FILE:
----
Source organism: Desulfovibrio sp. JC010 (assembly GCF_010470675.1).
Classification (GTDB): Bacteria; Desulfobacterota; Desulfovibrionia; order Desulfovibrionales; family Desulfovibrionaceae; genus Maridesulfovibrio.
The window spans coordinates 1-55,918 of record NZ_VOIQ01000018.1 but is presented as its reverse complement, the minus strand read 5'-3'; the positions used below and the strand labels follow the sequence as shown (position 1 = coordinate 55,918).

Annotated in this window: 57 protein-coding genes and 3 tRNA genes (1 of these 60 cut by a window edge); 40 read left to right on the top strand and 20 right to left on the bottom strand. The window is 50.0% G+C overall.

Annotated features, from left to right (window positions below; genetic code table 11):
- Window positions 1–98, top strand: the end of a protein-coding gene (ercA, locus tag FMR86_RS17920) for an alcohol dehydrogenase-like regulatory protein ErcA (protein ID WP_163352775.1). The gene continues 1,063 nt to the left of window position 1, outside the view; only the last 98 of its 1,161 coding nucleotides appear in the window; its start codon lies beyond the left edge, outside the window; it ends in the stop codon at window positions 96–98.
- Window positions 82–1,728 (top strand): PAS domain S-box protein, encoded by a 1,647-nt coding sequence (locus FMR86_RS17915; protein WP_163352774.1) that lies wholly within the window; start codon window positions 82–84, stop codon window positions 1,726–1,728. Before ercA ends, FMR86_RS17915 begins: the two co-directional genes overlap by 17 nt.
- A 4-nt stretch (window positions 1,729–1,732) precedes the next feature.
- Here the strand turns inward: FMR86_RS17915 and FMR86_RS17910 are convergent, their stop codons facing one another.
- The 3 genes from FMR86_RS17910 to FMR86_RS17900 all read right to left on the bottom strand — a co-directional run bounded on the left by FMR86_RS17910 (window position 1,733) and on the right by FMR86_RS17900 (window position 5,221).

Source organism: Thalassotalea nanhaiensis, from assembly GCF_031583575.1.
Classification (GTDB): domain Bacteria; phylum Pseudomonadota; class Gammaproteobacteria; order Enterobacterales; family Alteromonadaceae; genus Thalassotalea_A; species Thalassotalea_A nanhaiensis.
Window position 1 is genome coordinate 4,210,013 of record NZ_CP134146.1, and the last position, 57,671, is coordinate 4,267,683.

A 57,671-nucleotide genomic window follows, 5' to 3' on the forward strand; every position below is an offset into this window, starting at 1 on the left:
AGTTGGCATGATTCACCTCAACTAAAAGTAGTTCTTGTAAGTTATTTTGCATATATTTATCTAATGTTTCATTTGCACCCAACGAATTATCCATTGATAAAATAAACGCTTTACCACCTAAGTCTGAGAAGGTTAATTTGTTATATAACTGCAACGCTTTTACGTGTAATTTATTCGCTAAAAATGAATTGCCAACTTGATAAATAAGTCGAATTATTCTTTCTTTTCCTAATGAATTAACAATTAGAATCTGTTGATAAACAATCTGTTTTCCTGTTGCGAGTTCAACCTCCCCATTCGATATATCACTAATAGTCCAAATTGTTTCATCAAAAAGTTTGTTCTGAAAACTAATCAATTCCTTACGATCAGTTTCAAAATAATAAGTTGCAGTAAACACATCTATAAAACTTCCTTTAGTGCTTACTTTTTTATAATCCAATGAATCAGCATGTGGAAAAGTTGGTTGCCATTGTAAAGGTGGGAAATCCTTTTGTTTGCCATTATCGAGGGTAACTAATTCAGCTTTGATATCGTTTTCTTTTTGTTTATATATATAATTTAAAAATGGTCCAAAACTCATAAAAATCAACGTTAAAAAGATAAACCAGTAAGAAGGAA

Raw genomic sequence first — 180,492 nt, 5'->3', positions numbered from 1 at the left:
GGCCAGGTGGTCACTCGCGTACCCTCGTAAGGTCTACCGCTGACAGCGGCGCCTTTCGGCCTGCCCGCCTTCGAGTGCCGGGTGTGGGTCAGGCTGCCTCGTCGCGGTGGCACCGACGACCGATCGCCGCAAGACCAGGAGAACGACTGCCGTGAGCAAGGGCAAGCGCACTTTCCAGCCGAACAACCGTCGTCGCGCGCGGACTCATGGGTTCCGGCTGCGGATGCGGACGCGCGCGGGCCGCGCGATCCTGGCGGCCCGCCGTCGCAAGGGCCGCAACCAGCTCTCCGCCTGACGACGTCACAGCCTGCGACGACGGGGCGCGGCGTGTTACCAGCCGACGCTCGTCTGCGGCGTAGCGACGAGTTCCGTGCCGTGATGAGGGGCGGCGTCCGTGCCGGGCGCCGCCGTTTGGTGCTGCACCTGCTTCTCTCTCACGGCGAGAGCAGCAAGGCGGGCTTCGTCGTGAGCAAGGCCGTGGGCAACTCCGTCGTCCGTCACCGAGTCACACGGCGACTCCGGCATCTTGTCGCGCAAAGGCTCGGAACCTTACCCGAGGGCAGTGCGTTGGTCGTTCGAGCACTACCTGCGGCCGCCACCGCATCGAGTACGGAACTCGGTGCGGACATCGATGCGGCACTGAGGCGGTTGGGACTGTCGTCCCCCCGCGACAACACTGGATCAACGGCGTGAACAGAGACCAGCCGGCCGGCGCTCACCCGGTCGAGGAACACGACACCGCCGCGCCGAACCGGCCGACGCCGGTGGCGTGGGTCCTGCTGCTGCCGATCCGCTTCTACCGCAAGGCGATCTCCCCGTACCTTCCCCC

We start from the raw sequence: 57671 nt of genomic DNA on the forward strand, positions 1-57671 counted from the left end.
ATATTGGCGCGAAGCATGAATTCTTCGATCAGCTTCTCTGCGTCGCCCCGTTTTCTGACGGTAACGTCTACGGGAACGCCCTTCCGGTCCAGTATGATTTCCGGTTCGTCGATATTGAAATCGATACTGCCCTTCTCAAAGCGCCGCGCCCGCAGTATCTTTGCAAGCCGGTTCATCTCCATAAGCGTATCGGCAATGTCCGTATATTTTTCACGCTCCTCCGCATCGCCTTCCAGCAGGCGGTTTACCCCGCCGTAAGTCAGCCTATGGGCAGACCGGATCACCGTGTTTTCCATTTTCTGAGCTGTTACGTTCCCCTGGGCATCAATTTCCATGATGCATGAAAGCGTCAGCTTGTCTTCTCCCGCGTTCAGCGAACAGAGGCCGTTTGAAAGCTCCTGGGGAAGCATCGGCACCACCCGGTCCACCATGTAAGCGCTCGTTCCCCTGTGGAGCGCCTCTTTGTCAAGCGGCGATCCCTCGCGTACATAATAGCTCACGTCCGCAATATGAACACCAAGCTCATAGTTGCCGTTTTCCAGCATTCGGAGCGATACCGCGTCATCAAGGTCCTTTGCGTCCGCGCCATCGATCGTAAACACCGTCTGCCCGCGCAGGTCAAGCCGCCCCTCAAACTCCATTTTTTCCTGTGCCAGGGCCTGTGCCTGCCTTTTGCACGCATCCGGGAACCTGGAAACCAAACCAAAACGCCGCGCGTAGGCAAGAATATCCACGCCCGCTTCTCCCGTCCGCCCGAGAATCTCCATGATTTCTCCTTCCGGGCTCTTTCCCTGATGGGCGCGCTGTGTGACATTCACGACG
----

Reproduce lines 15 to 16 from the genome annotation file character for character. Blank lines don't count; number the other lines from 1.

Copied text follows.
AGTTGGCATGATTCACCTCAACTAAAAGTAGTTCTTGTAAGTTATTTTGCATATATTTATCTAATGTTTCATTTGCACCCAACGAATTATCCATTGATAAAATAAACGCTTTACCACCTAAGTCTGAGAAGGTTAATTTGTTATATAACTGCAACGCTTTTACGTGTAATTTATTCGCTAAAAATGAATTGCCAACTTGATAAATAAGTCGAATTATTCTTTCTTTTCCTAATGAATTAACAATTAGAATCTGTTGATAAACAATCTGTTTTCCTGTTGCGAGTTCAACCTCCCCATTCGATATATCACTAATAGTCCAAATTGTTTCATCAAAAAGTTTGTTCTGAAAACTAATCAATTCCTTACGATCAGTTTCAAAATAATAAGTTGCAGTAAACACATCTATAAAACTTCCTTTAGTGCTTACTTTTTTATAATCCAATGAATCAGCATGTGGAAAAGTTGGTTGCCATTGTAAAGGTGGGAAATCCTTTTGTTTGCCATTATCGAGGGTAACTAATTCAGCTTTGATATCGTTTTCTTTTTGTTTATATATATAATTTAAAAATGGTCCAAAACTCATAAAAATCAACGTTAAAAAGATAAACCAGTAAGAAGGAA

Raw genomic sequence first — 180,492 nt, 5'->3', positions numbered from 1 at the left: